New Products

Superficial but extensive corneal staining secondary to multi-purpose solution use.

Recent data reported by numerous authors has pointed to toxicity from MPS and MPDS solutions, both in vivo and in vitro. Some of these reports suggest such toxicity is not observed with AO Sept and may be prevented by some of the aforementioned protective mechanisms.

What's Next?

Contact lens care products have come a long way since the early days of heat disinfection with salt tablets. Yet, heat disinfection may be making a comeback (see www.eartheyes.cc) when used with sterile, non-preserved saline. UV light is a good disinfectant when used with non-preserved saline in Purilens. One-bottle lens contact lens care will continue to dominate the field. Such products will be refined and optimized. The use of solutions overall has leveled off due to slow growth of daily disposable contact lenses and expected increased use of extended wear lenses. But one-bottle lens care and on-the-eye lens wear enhancers ­ improved eyedrops for contact lenses ­ will evolve and expand in use.

Dr. Barr is editor of Contact Lens Spectrum and assistant dean of Clinical Affairs at The Ohio State University College of Optometry.

 

Chemical Disinfection Update

In today's hydrogel contact lens practice, most patients are able to dispose of their contact lenses on a more frequent basis. Because of this increase in disposability, many patients will unintentionally neglect their proper hydrogel maintenance solutions.

There have been many changes in the method of disinfection of hydrogel lenses leading up to the new millennium. In fact, patients may not be introduced to heat disinfection in this country, for heat sterilizing units are infrequently used in the United States. Chemical disinfection has been divided into to two simplified types: all-in-one solutions and hydrogen peroxide-based systems. Peroxide systems are very effective in providing the least amount of irritation to an allergic patient, while keeping the lenses very clean. However, except for new AO Sept Clear Care, they involve several bottles and neutralizing agents that may lead to a lack of compliance.

All-in-one chemical disinfection systems are the first choice in hydrogel maintenance because they are convenient to the patient, (hopefully) promoting compliance. All systems are approved for cleaning, disinfection and wetting of hydrogel lenses. The four most popular systems are Allergan's Complete, Alcon's Opti-Free Express, Bausch & Lomb's ReNu MultiPlus and CIBA's SoloCare. Each system has evolved over the years, and a review of the manufacturers' and FDA recommendations are suggested. The following information is taken from each company's package insert.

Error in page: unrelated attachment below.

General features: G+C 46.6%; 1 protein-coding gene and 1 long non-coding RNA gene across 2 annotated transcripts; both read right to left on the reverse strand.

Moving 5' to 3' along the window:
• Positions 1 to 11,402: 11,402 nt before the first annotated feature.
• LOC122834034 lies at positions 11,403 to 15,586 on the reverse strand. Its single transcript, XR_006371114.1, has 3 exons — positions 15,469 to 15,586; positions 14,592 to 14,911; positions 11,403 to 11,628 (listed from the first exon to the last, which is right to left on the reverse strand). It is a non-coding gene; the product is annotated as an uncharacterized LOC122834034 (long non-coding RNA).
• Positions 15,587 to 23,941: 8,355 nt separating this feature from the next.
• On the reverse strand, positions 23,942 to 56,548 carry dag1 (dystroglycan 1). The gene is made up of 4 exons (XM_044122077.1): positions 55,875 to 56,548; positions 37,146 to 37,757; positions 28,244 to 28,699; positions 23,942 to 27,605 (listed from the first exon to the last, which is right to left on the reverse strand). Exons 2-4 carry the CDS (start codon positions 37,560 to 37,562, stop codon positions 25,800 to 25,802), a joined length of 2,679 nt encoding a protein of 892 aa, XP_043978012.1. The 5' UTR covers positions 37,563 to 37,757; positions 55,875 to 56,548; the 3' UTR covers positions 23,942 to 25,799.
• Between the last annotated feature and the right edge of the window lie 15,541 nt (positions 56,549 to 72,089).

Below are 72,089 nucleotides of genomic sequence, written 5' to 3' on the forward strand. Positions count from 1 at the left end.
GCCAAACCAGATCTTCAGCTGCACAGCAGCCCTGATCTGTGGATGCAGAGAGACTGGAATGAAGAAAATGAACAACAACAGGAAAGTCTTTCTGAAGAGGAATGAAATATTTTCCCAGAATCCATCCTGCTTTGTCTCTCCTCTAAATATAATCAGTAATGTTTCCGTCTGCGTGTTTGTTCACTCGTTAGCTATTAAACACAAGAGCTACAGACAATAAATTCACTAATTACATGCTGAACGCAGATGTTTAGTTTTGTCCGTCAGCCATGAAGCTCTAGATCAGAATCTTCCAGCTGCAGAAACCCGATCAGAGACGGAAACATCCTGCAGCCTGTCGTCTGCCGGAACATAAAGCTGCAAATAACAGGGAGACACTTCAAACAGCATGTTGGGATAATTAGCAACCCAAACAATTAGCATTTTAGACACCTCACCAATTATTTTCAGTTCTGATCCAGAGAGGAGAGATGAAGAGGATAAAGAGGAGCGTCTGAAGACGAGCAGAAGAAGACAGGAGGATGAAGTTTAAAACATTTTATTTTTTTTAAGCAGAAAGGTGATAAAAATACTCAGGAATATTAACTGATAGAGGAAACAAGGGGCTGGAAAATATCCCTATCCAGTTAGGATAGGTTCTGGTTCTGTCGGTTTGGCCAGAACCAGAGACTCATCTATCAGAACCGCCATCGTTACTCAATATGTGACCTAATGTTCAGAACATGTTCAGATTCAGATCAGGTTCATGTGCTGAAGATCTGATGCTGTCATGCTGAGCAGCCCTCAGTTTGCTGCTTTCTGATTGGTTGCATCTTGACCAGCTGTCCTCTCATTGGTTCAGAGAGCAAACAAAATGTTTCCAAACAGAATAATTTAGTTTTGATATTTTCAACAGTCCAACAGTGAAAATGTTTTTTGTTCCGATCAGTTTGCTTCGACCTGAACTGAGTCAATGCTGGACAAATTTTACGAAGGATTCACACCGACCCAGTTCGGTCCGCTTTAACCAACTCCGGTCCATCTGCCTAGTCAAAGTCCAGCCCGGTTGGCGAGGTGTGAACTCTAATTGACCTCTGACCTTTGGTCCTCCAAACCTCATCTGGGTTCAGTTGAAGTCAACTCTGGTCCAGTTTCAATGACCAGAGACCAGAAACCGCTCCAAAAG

• Allergan Complete (preserved with PHMB and containing Poloxamer 237) recommends placing at least three drops of solution on each lens surface and rubbing each side of the lens gently for at least 10 seconds. Rinse both lens surfaces thoroughly with fresh solution to remove all debris. Next, place the lenses in a clean lens case and fill with solution until the lenses are fully covered. Allow the lenses to soak for a minimum of four hours for disinfection and protein removal. You may leave the lenses in the unopened lens case for up to 30 days.
  • Alcon Opti-Free (preserved with Aldox) requires no rubbing for lenses replaced on any schedule. Each side of the lens must be rinsed for five seconds. Lenses must be stored in fresh solution for at least six hours. Before wear, each side of the lens must be rinsed for five seconds to remove any debris on the lens. For lenses used more than 30 days, lenses must be rubbed with two drops of solution on each side for 20 seconds, rinsed thoroughly and disinfected in fresh solution for at least six hours. Lenses may be left in the unopened case for up to 30 days.
  • Bausch & Lomb ReNu MultiPlus (preserved with Dymed and contains Hydranate) requires placing three drops of solution on each side of the lens and rubbing for 20 seconds. Remove surface debris by rinsing thoroughly with solution. Place the cleaned lens in the case and soak in fresh solution for at least four hours. Lenses may be left in the unopened case for 30 days
  • CIBA SoloCare (preserved with Polyhexanide and contains Pluronic F127) requires applying three drops to each side of the lens and gently rubbing the lens for 10 seconds per lens side (20 seconds total per lens). Next, rinse the lens thoroughly with solution to remove debris, rubbing the lens gently between the thumb and forefinger. Soak the lenses for at least 10 minutes (or overnight). SoloCare is approved for hard and rigid gas permeable lenses as well.
  • CIBA AO Sept Clear Care is a one-bottle, no-rub, peroxide-based lens care solution that cleans, disinfects and removes protein. Patients place their lenses into the dome basket holder, thoroughly rinse the lenses for five seconds and place the lens holder in the lens case filled with AO Sept Clear Care. After soaking for six hours, lenses are ready to wear. No final rinse is necessary. It is approved for soft contact lenses replaced in 30 days or less.

All-in-one solutions are the care product of choice for hydrogel contact lens wearers because they are simple to use and provide outstanding cleaning and disinfection. If an irritation occurs, switch the patient to a hydrogen peroxide-based system in hopes of decreasing solution component-based irritation. Contact lens practitioners must take the time to review each patient's maintenance system at each and every yearly comprehensive examination.

­ Randy McLaughlin, OD, MS



Contact Lens Spectrum, Issue: June 2001